She is in charge of caring for the rich collection of administrative records owned by Galway County Council and says “these records are as much part of our history as the Rock of Cashel is. They document our lives and our ancestors’ lives. And nobody can plan for the future unless you learn from the past, what worked and what didn’t”.

Archivists and librarians are often unfairly regarded as being dry, academic types, but that’s certainly not true of Patria. Her enthusiasm is infectious as she turns the pages of several minute books from Galway’s Rural District Councils, all of them at least 100 years old.

Part of her role involved cataloguing all the records of the Councils – Ballinasloe, Clifden, Galway, Gort, Loughrea, Mountbellew, Portumna and Tuam. These records mostly consisted of minutes of various meetings.

When she was cataloguing them she realised their worth to local historians and researchers, so she decided to compile a guide to their content. The result is For the Record: The Archives of Galway’s Rural District Councils, which will be a valuable asset to anybody with an interest in history.

Many representatives on these Councils were local personalities and several were arrested during the political upheaval of the era, she explains.

And, ushering in a new era in history, women were allowed to sit on these Rural District Councils – at the time they were not allowed to sit on County Councils.

All of this information is included in Patria’s introductory essay to the attractively produced A4 size guide, which gives a glimpse into how these Rural Councils operated and the way political thinking changed in Ireland during a short 26-year period. In the early 1900s, these Councils supported Home Rule, but by 1920, they were calling for full independence and refusing to recognise the British administration.

“I love the tone,” says Patria of the minutes from meetings. “The language was very emotive.”

That was certainly true of the Gort Rural District Council. At a meeting in 1907, following riots in Dublin at the premiere of JM Synge’s play, The Playboy of the Western World the councillors’ response was vehement. They recorded their decision to “protest most emphatically against the libellous comedy, The Playboy of the Western World, that was belched forth during the past week in the Abbey Theatre, Dublin, under the fostering care of Lady Gregory and Mr Yeats. We congratulate the good people of Dublin in howling down the gross buffoonery and immoral suggestions that are scattered throughout this scandalous performance.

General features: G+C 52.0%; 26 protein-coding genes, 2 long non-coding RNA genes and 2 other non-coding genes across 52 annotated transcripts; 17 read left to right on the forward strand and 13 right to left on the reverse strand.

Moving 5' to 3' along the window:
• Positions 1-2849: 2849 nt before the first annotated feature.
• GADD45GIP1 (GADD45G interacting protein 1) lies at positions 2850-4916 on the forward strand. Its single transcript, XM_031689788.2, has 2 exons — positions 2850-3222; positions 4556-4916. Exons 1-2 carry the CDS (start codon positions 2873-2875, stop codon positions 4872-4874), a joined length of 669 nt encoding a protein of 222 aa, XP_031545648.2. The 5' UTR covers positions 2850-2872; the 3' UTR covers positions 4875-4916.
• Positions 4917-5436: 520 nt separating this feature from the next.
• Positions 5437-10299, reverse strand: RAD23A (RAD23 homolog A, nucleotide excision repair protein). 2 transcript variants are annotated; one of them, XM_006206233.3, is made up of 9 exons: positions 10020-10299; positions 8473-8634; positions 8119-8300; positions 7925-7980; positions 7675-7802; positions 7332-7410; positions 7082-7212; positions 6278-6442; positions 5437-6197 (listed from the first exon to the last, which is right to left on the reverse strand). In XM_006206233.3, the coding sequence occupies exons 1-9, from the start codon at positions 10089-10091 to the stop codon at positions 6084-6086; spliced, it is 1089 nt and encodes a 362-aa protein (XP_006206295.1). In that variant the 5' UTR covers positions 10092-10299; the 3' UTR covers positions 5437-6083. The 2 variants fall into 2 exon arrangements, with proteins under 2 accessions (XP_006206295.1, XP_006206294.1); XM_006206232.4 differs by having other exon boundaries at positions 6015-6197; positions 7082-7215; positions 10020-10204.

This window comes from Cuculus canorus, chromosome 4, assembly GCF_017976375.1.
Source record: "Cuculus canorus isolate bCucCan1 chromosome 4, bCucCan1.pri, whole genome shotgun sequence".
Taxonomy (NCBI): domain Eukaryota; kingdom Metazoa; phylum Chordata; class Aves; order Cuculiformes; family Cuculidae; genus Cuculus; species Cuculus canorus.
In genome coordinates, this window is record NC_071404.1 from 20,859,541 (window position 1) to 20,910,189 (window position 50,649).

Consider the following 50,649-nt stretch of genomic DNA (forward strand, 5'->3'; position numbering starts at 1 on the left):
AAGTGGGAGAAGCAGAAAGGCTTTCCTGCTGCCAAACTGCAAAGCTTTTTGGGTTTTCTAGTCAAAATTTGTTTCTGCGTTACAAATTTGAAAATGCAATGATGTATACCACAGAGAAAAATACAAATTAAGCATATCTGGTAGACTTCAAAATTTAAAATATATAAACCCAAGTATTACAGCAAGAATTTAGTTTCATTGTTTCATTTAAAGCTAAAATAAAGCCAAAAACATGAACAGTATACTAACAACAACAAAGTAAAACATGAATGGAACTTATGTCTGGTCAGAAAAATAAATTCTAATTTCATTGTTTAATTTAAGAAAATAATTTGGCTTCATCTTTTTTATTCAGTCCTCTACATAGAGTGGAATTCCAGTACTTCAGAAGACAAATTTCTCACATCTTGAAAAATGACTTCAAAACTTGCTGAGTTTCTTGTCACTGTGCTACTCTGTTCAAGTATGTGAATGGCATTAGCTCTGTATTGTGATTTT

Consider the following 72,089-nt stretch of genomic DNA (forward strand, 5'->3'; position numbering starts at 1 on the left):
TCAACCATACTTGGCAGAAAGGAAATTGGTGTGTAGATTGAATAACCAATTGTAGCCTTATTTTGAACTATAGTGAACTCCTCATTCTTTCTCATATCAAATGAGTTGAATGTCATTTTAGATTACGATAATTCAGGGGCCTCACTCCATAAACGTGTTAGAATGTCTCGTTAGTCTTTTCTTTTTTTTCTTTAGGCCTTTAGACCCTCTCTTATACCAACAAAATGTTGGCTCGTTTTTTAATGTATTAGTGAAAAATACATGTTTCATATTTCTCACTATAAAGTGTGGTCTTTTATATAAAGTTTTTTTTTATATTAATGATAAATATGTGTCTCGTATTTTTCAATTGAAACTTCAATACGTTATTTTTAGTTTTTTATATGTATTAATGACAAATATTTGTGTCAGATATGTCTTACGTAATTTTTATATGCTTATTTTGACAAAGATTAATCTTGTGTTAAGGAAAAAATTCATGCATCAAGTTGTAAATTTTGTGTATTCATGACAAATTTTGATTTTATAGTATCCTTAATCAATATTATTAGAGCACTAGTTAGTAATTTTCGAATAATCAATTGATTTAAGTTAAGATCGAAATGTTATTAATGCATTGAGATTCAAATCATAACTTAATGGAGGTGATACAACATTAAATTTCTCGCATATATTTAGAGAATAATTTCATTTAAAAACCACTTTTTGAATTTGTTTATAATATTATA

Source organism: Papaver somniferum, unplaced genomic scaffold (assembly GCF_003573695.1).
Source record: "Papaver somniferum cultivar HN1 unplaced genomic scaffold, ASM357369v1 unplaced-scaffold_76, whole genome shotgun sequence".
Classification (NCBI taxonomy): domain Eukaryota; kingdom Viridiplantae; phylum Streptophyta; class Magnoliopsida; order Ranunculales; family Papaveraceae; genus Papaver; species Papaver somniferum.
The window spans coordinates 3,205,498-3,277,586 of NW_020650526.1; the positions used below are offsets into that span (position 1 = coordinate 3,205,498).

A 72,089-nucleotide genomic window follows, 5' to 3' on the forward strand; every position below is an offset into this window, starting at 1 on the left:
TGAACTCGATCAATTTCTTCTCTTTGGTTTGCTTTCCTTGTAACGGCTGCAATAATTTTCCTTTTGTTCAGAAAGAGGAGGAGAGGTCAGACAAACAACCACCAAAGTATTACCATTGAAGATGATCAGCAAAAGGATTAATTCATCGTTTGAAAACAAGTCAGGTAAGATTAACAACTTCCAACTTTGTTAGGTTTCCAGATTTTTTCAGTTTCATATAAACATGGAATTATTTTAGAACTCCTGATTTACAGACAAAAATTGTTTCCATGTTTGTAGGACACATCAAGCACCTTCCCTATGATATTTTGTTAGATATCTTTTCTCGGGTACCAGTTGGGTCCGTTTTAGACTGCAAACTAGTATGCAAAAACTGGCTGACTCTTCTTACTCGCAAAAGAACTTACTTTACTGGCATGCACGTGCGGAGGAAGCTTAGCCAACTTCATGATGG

For more from the archives see this week’s Tribunes here

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Archive News

Real Galway flavour to intermediate club hurling battle in Birr



Date Published: 23-Jan-2013


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Archive News

Athenry fail to take chances as they bow out of Junior Cup



Date Published: 29-Jan-2013

Athenry FC 1

Kilbarrack United 2

(After extra time)

For the second year in succession Athenry were done in extra time in the FAI Junior Cup as last season’s beaten finalist’s came from behind to snatch an excellent game in Moanbawn on Sunday afternoon.

On a heavy pitch that was only playable following extensive groundwork by club officials all morning, the home side were by far the better side in the opening half, but failed to take advantage of a number of opportunities that came their way.

An Alan O’Donovan penalty gave them a merited advantage just after the restart, but thereafter were on the back foot as Kilbarrack took over, but for all their pressing, the home rearguard were dealing comfortably with their forays.

However they were struck a body blow just six minutes from time, as big striker Keith Kirwan was left all alone at the far post to head the equaliser and from that point on the Dubliners were the better side.

They started off the extra time in the ascendancy and enjoying all the momentum before striking for a good winning goal on 104 minutes. A strong bench allowed them to make some necessary changes and it was not a facility that was available to Athenry manager Gabriel Glavin.

With Gary Forde and Gary Delaney out through suspension following their sending off against OLBC in the previous round, and Seamie Crowe injured, it left their bench rather threadbare with just a number of young squad players available.

Playing with the aid of the slight incline and any wind advantage going, the home side had a Connor Cannon effort on target in the opening minute, while John Meleady was just over with a flick at the other end.

Meleady then tested Andrew Walsh who saved comfortably, before the goalkeeper pulled off a brilliant double save on 14 minutes.

Firstly he went full length to push away a Meleady shot and was then back on his feet to parry David Jackson’s close-range rebound.

For more, read this week’s Connacht Sentinel.